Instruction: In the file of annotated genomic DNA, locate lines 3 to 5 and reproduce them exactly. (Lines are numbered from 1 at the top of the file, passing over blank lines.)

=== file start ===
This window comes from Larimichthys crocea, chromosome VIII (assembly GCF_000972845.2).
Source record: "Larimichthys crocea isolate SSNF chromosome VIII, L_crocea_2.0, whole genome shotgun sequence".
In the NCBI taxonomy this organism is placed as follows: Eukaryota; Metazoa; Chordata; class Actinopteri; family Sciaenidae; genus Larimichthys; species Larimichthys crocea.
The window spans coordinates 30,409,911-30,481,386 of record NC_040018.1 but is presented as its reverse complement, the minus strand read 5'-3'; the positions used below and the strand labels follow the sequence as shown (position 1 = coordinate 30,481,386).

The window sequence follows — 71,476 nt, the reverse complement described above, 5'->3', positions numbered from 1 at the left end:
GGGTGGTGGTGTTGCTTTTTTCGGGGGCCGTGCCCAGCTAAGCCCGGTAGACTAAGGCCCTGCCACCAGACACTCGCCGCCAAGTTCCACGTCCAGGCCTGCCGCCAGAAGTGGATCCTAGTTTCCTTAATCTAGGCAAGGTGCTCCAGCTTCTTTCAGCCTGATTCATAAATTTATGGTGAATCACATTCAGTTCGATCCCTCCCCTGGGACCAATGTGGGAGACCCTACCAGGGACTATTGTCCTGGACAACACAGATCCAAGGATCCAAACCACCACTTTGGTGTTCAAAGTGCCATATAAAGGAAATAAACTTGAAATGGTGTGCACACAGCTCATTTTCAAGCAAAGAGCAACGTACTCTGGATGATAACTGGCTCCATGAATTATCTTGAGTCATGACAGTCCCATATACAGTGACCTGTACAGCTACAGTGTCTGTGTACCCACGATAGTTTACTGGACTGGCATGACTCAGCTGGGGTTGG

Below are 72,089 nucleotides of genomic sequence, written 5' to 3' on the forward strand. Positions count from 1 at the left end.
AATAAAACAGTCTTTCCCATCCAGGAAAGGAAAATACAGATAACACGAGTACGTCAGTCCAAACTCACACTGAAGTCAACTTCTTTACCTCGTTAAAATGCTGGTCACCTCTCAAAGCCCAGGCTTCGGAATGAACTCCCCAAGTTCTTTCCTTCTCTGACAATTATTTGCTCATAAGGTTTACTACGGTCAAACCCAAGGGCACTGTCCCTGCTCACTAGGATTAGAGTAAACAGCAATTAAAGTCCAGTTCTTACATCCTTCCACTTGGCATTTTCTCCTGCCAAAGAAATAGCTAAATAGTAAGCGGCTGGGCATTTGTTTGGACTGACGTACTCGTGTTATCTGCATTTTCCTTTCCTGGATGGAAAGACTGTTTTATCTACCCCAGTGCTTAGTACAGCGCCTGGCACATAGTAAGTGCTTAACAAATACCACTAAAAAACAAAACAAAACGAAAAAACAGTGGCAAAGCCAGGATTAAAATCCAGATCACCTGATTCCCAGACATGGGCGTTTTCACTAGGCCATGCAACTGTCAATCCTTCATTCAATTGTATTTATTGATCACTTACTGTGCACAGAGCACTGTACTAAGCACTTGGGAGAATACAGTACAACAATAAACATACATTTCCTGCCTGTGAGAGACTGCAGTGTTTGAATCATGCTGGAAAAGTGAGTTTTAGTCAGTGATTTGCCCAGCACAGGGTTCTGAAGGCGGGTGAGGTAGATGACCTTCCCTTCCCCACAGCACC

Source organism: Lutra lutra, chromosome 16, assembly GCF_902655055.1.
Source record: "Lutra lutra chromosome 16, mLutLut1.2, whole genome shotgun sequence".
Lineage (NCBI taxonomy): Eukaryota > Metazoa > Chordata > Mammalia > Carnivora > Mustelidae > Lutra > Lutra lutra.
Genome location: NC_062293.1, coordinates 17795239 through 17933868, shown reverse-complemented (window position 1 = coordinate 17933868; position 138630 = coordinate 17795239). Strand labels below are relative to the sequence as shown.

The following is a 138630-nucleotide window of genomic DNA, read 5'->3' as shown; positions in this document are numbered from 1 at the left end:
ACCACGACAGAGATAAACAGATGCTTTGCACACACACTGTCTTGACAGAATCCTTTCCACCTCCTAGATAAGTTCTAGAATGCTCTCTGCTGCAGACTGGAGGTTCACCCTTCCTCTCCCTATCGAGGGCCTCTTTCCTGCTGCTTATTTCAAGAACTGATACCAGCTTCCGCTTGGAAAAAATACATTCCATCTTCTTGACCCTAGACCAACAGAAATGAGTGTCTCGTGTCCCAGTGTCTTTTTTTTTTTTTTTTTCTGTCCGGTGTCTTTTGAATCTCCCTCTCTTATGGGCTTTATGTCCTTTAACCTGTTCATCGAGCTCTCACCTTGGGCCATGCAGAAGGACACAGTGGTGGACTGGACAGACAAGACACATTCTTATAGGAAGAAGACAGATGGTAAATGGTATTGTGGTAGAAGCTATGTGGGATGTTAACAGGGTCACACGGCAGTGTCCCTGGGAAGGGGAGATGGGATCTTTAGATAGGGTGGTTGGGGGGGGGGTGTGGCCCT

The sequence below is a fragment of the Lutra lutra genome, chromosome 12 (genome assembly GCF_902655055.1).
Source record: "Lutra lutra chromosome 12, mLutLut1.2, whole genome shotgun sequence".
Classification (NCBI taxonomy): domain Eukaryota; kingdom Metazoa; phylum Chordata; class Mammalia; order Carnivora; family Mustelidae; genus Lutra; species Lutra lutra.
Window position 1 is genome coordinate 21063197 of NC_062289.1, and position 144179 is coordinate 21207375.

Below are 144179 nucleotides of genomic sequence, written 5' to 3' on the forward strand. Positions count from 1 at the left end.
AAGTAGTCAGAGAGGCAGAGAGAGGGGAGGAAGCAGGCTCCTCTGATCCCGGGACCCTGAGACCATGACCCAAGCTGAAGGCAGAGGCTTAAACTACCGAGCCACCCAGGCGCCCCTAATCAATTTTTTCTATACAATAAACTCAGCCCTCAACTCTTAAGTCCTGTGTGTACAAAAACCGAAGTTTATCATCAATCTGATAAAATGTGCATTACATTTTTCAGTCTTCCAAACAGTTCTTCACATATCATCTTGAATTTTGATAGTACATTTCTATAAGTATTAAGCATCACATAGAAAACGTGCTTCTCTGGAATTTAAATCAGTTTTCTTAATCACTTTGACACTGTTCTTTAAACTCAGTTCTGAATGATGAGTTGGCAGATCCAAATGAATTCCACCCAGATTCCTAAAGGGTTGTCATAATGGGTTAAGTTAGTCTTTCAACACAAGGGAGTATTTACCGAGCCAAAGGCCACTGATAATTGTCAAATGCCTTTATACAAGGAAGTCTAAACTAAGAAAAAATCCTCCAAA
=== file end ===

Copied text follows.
In the NCBI taxonomy this organism is placed as follows: Eukaryota; Metazoa; Chordata; class Actinopteri; family Sciaenidae; genus Larimichthys; species Larimichthys crocea.
The window spans coordinates 30,409,911-30,481,386 of record NC_040018.1 but is presented as its reverse complement, the minus strand read 5'-3'; the positions used below and the strand labels follow the sequence as shown (position 1 = coordinate 30,481,386).

The window sequence follows — 71,476 nt, the reverse complement described above, 5'->3', positions numbered from 1 at the left end: